Porn is increasingly becoming a part of modern, popular culture. In 2013 alone, users visited Pornhub.com 14.7 billion times. However popular the medium may be though, pornography remains a divisive issue.
“Porn, Prostitution, and Censorship: The Politics of Empowerment,” hosted today in Moore 100, is a panel that will discuss the different ways porn has been portrayed academically as both empowering and demeaning. The event will feature UCLA professors as well as members of the adult film industry, including adult actress and seventh-year gender studies student Rachel Swimmer, who performs under the name Tasha Reign.
The panel is part of the events organized by the Social Awareness Network for Activism through Art leading up to its performance of “The Vagina Monologues” during the month of February.
Third-year art history and gender studies student Alec Moore, a member of SANAA and producer of “The Vagina Monologues,” said he created the panel as a way to use UCLA’s academic resources to discuss issues related to “The Vagina Monologues,” like sex work.
Moore said he conceived the panel to foster a dialogue between members of the sex industry and the academics who study it.
“I wanted to get their viewpoints on if (sex work) is empowering or disenfranchising,” Moore said. “(What is) the female agency involved in an industry that is based on objectification?”
One of the people Moore contacted to discuss the sex work industry was Rachel Swimmer.
Swimmer said she is uncomfortable with the negative way porn has been presented in some of her classes. One of her classes classified porn as violence against women, which she said is very far from the positive experiences she has had in the years she has worked in the industry.
“I’ve taken quite a few classes at UCLA on women and pornography, and I think porn is not only misunderstood, but discriminated against and degraded,” Swimmer said.
She said she often feels personally offended by the lack of understanding and education about porn, what it stands for and what part women play in it. Swimmer said she hopes that in bringing her personal perspective to the panel, attendees will have a more complex and positive view of the adult film industry.
UCLA English professor Christopher Mott as well as cinema and media studies graduate student Jennifer Moorman are two panelists representing the academic side of pornography. Mott teaches a seminar entitled “Pornography and the Politics of Sexual Representation” at UCLA. He said that there is no consensus among intellectuals about the effects of pornography.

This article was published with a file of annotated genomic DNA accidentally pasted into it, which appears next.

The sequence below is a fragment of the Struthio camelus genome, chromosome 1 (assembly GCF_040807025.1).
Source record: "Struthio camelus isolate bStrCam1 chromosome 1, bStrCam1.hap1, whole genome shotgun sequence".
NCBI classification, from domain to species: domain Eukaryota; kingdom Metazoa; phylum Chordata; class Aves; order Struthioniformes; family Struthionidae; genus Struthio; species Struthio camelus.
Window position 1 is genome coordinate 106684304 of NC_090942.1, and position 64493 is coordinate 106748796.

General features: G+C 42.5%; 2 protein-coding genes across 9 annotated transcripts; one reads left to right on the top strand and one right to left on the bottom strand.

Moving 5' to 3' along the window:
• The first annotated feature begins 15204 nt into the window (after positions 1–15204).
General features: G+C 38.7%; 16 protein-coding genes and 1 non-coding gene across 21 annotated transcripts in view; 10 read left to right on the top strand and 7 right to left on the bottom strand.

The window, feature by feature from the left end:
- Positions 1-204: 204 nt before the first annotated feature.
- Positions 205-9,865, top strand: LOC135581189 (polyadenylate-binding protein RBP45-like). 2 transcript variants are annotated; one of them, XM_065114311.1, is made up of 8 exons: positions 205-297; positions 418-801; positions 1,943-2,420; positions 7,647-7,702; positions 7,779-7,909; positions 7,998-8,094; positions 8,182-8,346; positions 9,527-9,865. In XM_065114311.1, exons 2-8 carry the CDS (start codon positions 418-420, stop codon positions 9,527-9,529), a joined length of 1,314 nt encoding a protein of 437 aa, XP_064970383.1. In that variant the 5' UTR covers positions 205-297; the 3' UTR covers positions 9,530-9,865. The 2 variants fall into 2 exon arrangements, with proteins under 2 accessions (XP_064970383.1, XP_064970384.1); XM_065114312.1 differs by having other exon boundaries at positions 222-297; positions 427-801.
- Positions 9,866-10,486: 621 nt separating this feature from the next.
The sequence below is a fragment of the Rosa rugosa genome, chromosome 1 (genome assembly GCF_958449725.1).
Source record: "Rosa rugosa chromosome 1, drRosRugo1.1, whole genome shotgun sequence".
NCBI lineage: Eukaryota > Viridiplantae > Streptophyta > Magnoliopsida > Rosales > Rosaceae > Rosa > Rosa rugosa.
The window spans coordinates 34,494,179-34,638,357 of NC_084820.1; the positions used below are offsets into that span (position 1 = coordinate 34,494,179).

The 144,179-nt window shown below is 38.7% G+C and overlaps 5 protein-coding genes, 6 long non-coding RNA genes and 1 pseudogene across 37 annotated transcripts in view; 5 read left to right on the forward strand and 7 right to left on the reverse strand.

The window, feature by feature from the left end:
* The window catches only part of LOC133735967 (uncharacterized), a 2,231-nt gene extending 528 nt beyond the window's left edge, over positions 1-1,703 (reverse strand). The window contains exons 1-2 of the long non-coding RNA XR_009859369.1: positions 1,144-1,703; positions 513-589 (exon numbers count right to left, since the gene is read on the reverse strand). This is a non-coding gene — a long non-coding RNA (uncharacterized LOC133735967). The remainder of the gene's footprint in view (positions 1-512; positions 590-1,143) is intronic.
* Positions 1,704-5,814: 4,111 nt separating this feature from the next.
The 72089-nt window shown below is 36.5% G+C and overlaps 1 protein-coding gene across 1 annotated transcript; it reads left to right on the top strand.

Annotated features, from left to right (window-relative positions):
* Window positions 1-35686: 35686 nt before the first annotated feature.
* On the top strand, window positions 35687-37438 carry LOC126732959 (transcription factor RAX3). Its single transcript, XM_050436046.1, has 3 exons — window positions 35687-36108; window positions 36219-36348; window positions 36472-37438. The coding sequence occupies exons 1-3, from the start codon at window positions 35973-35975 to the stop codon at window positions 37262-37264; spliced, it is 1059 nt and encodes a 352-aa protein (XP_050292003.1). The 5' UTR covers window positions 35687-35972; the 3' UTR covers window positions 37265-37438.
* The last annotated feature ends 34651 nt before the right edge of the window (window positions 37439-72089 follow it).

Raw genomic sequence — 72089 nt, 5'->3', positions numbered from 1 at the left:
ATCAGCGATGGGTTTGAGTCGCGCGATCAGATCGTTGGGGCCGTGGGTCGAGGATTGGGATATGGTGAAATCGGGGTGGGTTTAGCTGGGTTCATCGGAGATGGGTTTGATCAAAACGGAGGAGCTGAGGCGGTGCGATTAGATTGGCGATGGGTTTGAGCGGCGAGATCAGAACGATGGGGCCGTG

“There’s a spectrum from people who are in the academy. Some see this as a very empowering cultural medium,” Mott said. “The other end of the spectrum believes that these representations are extremely harmful and are a danger to women’s lives.”
Mott said that he studies porn in his seminar because it is controversial. He said that he is most excited not to give his own opinion during the panel, but to listen to the opinions of the other panelists who are directly involved in the sex industry.
One of those panelists involved in the sex industry is Adella Curry. Curry, the owner of Fine Ass Marketing, a public relations firm that specializes in representing clients in the adult film industry, said she believes that porn can be empowering for women.
“I’m (on the panel) in support of women being empowered and making choices from an empowered place that can include their sexuality or sex work,” Curry said. “I’m very committed to de-shaming sex in our culture.”
Similarly, panelist Jessica Drake said she tries to teach people about sex from a place of pleasure as opposed to a place of fear. Drake is both an adult actress and a sex educator who regularly speaks at universities. She said that while she has come across academics that both malign and support pornography, she thinks her inclusion at the event will encourage open-mindedness.
“Whenever you address something as sensationalized as the adult film industry, and the media does tend to sensationalize the industry and only focus on the bad, put a real person there,” Drake said. “When people see a real person with a face and feelings, people really think about things differently.”